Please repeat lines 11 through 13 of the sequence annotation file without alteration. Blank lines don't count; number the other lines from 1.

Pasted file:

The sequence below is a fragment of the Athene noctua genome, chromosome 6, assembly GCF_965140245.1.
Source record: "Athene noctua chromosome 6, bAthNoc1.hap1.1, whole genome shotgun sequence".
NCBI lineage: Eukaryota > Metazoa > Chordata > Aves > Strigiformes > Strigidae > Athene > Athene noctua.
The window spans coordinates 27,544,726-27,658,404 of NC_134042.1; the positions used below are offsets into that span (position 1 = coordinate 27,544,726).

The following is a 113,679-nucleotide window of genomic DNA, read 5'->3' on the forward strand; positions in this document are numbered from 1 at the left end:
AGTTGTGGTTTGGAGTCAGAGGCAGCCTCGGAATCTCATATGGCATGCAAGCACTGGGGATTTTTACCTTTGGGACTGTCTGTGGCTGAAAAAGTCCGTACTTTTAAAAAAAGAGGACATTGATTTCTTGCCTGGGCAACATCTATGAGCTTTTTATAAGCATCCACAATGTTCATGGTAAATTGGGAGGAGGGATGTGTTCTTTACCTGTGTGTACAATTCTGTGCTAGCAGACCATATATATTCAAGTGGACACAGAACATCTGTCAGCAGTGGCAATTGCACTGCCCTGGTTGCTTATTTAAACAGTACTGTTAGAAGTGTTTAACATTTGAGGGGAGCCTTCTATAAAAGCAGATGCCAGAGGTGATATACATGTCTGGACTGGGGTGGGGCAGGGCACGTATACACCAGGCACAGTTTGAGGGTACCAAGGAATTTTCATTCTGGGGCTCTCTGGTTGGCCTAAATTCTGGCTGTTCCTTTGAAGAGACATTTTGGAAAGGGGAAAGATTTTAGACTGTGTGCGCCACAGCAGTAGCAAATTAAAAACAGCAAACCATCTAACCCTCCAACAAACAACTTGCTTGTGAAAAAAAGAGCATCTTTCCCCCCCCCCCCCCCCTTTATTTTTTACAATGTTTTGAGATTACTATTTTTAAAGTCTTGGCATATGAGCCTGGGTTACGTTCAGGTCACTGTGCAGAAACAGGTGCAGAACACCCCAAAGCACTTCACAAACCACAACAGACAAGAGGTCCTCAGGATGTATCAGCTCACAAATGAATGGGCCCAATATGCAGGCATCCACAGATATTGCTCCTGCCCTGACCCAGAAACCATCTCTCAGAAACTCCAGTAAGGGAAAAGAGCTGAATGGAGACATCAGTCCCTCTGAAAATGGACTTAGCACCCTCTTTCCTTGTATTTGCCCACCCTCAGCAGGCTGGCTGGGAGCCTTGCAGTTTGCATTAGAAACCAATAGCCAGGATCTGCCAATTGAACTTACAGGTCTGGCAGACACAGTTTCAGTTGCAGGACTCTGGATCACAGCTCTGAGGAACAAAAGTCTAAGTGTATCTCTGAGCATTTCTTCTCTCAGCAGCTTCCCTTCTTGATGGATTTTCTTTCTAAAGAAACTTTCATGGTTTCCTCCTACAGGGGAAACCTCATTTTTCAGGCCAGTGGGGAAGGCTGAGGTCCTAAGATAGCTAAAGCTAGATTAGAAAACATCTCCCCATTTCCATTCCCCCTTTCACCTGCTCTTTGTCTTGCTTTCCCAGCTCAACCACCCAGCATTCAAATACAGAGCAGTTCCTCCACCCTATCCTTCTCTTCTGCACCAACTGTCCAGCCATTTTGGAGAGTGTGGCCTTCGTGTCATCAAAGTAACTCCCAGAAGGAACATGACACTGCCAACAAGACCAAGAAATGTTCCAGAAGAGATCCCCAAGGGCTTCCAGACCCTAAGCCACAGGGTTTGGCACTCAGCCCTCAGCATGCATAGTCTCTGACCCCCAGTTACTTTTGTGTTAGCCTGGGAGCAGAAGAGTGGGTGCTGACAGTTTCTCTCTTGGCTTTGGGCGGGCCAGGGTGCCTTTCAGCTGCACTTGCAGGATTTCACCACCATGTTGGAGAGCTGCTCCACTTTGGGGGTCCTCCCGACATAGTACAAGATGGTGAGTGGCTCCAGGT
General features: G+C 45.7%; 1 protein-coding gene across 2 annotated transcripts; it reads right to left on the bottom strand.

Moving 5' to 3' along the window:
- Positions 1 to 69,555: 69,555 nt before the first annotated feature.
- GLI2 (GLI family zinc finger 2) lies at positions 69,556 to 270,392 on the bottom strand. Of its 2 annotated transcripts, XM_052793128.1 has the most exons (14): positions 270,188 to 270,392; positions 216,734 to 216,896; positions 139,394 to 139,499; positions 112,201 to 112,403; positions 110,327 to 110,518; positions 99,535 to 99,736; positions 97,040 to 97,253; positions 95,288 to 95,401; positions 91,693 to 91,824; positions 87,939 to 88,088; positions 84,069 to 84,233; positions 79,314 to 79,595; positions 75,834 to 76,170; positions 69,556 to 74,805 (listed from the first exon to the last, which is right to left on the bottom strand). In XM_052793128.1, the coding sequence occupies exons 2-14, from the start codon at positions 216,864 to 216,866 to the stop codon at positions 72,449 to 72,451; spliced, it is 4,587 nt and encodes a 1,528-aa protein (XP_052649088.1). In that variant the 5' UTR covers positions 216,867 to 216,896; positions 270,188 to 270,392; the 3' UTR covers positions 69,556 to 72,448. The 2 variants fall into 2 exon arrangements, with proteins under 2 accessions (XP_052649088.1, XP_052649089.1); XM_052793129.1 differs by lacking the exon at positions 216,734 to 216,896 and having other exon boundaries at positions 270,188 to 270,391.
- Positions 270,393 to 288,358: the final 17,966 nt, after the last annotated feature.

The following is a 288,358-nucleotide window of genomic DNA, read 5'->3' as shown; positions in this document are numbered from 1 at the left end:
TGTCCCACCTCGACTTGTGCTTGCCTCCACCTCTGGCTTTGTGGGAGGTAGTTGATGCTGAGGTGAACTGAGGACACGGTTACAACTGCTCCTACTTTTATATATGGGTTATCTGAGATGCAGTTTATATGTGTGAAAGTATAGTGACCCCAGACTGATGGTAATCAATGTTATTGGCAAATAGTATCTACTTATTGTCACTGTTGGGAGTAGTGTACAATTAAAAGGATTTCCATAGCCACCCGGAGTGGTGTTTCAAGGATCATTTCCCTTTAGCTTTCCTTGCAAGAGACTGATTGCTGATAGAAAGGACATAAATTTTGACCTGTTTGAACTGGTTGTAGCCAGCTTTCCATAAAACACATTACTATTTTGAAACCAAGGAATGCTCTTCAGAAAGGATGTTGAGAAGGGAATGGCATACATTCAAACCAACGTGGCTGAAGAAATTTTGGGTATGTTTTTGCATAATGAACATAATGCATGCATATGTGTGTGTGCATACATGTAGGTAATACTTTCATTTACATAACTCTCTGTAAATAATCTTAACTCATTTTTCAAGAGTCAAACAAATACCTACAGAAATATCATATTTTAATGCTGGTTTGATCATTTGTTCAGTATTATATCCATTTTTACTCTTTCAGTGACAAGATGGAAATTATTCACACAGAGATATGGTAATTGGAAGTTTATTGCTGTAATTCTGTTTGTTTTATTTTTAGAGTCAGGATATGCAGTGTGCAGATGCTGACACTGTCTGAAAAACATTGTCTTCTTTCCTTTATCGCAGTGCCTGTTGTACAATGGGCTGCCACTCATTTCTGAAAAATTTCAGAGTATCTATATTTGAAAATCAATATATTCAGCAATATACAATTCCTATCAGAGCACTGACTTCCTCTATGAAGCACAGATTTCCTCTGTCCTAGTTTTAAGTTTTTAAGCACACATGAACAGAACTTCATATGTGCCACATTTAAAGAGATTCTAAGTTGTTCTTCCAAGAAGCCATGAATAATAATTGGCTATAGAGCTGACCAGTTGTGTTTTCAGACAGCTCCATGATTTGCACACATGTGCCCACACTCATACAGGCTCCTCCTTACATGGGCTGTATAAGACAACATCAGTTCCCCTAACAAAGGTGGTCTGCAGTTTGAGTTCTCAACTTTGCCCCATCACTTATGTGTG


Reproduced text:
- Positions 270,393 to 288,358: the final 17,966 nt, after the last annotated feature.

The following is a 288,358-nucleotide window of genomic DNA, read 5'->3' as shown; positions in this document are numbered from 1 at the left end:
TGTCCCACCTCGACTTGTGCTTGCCTCCACCTCTGGCTTTGTGGGAGGTAGTTGATGCTGAGGTGAACTGAGGACACGGTTACAACTGCTCCTACTTTTATATATGGGTTATCTGAGATGCAGTTTATATGTGTGAAAGTATAGTGACCCCAGACTGATGGTAATCAATGTTATTGGCAAATAGTATCTACTTATTGTCACTGTTGGGAGTAGTGTACAATTAAAAGGATTTCCATAGCCACCCGGAGTGGTGTTTCAAGGATCATTTCCCTTTAGCTTTCCTTGCAAGAGACTGATTGCTGATAGAAAGGACATAAATTTTGACCTGTTTGAACTGGTTGTAGCCAGCTTTCCATAAAACACATTACTATTTTGAAACCAAGGAATGCTCTTCAGAAAGGATGTTGAGAAGGGAATGGCATACATTCAAACCAACGTGGCTGAAGAAATTTTGGGTATGTTTTTGCATAATGAACATAATGCATGCATATGTGTGTGTGCATACATGTAGGTAATACTTTCATTTACATAACTCTCTGTAAATAATCTTAACTCATTTTTCAAGAGTCAAACAAATACCTACAGAAATATCATATTTTAATGCTGGTTTGATCATTTGTTCAGTATTATATCCATTTTTACTCTTTCAGTGACAAGATGGAAATTATTCACACAGAGATATGGTAATTGGAAGTTTATTGCTGTAATTCTGTTTGTTTTATTTTTAGAGTCAGGATATGCAGTGTGCAGATGCTGACACTGTCTGAAAAACATTGTCTTCTTTCCTTTATCGCAGTGCCTGTTGTACAATGGGCTGCCACTCATTTCTGAAAAATTTCAGAGTATCTATATTTGAAAATCAATATATTCAGCAATATACAATTCCTATCAGAGCACTGACTTCCTCTATGAAGCACAGATTTCCTCTGTCCTAGTTTTAAGTTTTTAAGCACACATGAACAGAACTTCATATGTGCCACATTTAAAGAGATTCTAAGTTGTTCTTCCAAGAAGCCATGAATAATAATTGGCTATAGAGCTGACCAGTTGTGTTTTCAGACAGCTCCATGATTTGCACACATGTGCCCACACTCATACAGGCTCCTCCTTACATGGGCTGTATAAGACAACATCAGTTCCCCTAACAAAGGTGGTCTGCAGTTTGAGTTCTCAACTTTGCCCCATCACTTATGTGTG